William Andrew Mackay (1876-1939) was a well-known American muralist, who also played a prominent role in World War I ship camouflage. Shown here are three photographs of him, one of which (top left) was probably made near the end of his life, by Peter A. Juley and Son. He is considerably younger in the other two photographs, which are wartime publicity photographs made by the US Government (probably the US Navy) and subsequently reproduced in popular magazines.
At the time, Mackay was working for the US Shipping Board (Emergency Fleet Corporation), for which he was in charge of painting camouflage on merchant ships in the New York district. Earlier in the war, Mackay had proposed a camouflage scheme, which became one of only five such schemes to be approved for use. Later in the war, all US ship camouflage (military and civilian) was overseen by the US Navy's camouflage section (headed by Harold Van Buskirk).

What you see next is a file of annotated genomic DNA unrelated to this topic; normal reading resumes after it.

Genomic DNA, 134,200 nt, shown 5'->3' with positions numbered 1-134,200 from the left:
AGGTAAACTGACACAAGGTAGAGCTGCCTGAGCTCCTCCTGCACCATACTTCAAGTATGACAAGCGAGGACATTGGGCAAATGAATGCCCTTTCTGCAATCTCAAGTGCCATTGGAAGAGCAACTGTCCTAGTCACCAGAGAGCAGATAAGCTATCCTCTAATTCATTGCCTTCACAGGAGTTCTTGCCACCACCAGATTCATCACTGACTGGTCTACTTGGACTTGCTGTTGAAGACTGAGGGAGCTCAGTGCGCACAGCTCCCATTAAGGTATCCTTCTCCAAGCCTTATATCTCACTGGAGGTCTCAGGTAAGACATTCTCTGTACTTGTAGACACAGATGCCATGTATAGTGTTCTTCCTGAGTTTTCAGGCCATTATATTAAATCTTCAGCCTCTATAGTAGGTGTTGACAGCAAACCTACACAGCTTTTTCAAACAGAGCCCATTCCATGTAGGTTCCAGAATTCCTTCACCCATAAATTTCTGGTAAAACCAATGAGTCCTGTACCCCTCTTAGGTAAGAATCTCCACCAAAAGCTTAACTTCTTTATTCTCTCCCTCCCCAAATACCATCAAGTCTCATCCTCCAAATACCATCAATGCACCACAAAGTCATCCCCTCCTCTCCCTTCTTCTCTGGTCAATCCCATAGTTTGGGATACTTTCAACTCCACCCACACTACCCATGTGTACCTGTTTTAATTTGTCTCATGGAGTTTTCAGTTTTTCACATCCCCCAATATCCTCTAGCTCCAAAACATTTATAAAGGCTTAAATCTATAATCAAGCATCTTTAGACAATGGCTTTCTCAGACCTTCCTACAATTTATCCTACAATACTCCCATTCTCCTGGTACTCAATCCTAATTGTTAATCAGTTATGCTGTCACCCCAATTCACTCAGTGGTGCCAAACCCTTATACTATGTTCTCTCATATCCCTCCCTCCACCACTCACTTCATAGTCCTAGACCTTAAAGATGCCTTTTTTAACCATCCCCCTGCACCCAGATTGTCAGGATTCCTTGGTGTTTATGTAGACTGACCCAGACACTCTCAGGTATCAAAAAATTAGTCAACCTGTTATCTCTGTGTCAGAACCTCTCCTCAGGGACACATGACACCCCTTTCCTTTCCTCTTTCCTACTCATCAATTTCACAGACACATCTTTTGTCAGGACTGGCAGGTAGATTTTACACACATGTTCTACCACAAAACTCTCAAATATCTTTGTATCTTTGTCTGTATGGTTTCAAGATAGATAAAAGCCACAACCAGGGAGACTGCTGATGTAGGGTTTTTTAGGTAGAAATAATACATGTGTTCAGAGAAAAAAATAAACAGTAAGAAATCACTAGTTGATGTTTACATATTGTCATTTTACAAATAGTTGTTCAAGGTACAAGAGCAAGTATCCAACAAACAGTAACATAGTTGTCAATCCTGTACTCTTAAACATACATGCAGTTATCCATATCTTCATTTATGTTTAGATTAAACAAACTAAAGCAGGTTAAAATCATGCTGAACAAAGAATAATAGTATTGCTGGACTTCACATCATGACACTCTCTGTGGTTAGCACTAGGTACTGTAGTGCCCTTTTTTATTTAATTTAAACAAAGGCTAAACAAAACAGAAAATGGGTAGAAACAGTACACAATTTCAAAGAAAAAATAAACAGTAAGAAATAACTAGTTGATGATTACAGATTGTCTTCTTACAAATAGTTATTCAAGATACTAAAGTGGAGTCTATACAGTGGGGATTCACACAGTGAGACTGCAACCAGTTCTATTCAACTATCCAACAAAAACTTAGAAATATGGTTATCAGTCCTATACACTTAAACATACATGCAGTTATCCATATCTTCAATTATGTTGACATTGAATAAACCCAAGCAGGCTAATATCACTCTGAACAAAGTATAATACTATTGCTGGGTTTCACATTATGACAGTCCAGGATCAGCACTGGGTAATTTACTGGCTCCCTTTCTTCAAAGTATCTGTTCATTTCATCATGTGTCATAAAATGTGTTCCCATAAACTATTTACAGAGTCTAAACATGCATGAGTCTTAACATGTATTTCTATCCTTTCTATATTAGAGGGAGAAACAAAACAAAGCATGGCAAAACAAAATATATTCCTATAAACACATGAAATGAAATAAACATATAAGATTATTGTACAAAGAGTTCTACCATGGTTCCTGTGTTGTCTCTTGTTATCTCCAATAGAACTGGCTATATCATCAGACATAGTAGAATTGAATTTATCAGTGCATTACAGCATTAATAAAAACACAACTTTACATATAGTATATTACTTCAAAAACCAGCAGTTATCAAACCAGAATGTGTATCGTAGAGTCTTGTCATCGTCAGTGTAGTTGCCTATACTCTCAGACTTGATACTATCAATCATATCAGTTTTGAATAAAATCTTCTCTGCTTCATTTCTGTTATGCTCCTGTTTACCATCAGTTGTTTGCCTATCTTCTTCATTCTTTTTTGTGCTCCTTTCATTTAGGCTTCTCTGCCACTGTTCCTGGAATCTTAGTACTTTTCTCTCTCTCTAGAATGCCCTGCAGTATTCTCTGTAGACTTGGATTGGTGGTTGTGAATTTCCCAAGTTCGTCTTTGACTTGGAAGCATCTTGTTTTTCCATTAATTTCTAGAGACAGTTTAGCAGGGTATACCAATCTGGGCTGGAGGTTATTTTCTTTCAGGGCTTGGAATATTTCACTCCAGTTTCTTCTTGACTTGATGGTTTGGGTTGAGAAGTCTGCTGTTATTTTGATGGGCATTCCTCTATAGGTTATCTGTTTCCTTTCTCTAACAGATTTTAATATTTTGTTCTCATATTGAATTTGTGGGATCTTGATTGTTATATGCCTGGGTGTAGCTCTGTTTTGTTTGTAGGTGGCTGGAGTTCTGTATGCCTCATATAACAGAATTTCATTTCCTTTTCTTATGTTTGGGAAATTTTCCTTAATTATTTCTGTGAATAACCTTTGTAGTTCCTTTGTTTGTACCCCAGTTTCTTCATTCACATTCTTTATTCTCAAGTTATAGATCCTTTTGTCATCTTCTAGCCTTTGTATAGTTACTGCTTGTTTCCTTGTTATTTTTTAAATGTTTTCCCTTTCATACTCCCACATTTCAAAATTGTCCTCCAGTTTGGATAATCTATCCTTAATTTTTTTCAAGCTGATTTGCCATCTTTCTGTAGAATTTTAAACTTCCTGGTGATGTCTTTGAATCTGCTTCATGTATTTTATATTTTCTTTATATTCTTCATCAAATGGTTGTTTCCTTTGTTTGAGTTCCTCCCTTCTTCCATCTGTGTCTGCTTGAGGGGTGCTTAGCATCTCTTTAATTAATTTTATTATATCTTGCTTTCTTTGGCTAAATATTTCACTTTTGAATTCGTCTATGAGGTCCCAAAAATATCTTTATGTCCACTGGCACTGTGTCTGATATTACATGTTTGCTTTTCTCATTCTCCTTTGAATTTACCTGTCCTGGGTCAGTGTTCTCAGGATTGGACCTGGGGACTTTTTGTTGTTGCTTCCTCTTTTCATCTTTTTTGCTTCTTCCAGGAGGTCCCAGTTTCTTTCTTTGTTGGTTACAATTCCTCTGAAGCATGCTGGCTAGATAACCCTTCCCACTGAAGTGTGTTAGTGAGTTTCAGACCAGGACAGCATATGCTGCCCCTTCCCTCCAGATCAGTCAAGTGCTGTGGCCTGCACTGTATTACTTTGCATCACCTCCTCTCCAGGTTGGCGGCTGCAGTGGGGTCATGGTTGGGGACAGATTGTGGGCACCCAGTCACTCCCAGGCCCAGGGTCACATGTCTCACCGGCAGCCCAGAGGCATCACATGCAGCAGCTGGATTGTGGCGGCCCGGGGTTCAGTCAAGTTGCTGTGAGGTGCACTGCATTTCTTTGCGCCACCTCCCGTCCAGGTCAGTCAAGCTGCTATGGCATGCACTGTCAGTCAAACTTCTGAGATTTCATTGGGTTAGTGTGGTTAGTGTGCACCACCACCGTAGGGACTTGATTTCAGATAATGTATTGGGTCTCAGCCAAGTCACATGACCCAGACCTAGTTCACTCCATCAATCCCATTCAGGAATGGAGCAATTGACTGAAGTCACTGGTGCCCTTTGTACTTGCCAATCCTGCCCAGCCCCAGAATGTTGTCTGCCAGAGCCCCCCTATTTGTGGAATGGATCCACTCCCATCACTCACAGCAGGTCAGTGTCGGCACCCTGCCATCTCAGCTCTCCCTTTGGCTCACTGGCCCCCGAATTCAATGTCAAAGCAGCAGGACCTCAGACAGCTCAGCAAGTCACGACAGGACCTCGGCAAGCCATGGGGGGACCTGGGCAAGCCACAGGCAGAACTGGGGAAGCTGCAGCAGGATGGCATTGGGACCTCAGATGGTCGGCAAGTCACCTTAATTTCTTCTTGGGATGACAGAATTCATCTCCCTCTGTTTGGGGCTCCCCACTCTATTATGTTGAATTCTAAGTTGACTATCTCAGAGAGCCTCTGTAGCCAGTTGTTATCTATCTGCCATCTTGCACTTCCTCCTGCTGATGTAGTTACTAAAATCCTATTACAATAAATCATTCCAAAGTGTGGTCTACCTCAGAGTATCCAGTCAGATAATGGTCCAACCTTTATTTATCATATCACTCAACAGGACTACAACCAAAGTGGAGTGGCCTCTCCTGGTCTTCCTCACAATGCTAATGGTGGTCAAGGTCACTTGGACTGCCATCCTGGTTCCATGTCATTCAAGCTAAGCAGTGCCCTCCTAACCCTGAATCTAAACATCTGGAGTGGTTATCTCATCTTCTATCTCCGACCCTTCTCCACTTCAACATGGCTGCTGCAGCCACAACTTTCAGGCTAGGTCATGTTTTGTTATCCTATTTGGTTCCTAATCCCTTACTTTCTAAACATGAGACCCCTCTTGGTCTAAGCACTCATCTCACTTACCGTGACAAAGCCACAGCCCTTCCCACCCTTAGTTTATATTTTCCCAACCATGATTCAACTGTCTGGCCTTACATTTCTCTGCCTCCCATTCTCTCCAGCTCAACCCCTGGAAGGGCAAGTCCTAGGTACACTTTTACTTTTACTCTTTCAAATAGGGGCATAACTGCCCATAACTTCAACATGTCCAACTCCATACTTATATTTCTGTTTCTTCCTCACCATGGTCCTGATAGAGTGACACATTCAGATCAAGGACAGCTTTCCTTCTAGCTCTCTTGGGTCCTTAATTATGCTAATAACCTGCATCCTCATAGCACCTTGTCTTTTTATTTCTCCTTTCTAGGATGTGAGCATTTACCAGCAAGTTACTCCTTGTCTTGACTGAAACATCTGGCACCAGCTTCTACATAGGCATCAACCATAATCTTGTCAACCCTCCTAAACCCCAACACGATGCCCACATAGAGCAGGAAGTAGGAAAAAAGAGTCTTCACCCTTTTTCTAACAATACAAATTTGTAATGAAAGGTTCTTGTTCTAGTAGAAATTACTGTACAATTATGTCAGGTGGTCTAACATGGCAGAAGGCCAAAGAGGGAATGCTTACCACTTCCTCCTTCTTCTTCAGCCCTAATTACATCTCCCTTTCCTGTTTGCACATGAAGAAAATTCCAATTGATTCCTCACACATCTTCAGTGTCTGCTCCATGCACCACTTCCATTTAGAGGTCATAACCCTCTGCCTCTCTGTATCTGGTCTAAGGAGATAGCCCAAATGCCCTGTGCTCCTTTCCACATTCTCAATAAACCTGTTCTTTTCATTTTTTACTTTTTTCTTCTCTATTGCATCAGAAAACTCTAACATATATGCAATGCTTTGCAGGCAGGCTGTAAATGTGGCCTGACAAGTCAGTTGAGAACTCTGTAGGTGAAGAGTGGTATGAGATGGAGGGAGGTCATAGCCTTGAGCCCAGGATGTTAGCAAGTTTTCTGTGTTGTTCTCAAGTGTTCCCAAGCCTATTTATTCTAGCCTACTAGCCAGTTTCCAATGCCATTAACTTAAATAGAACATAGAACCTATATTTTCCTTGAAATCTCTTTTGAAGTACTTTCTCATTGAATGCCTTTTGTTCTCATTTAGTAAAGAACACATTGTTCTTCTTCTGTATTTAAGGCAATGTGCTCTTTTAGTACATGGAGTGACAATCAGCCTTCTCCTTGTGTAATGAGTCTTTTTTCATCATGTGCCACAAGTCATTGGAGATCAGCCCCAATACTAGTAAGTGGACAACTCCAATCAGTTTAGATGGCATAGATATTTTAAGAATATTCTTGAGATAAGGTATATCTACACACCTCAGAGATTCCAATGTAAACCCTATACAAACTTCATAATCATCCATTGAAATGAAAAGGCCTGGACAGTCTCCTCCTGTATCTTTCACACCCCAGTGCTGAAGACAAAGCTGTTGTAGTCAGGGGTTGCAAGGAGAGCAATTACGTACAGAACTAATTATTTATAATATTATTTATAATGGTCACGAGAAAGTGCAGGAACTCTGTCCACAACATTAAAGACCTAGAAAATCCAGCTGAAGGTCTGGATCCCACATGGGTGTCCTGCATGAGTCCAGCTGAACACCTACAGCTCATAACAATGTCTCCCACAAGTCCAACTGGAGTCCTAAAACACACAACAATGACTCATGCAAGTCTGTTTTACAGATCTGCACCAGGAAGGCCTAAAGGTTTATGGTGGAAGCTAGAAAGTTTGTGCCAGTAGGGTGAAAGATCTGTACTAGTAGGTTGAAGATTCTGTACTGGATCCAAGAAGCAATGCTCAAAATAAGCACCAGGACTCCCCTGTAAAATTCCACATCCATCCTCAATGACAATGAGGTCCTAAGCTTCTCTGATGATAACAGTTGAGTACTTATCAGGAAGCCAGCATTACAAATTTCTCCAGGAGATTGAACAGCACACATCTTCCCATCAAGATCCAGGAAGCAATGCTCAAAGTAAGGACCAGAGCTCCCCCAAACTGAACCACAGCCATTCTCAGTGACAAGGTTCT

Officially, Mackay and his artists were not permitted to design camouflage, only to adapt designs that were provided to them by the design subsection of the camouflage unit (headed by Everett L. Warner). Evidently, Mackay resented this lack of acknowledgment of his expertise and all but ignored the restrictions. Later, he founded a camouflage school (c1920) and published a Handbook on Ship Camouflage (1937). In the top right photo, he is applying a camouflage scheme to a wooden ship model, and in the lower photo he is studying a camouflaged model through a portable viewing device that simulates the point of view of a submarine periscope.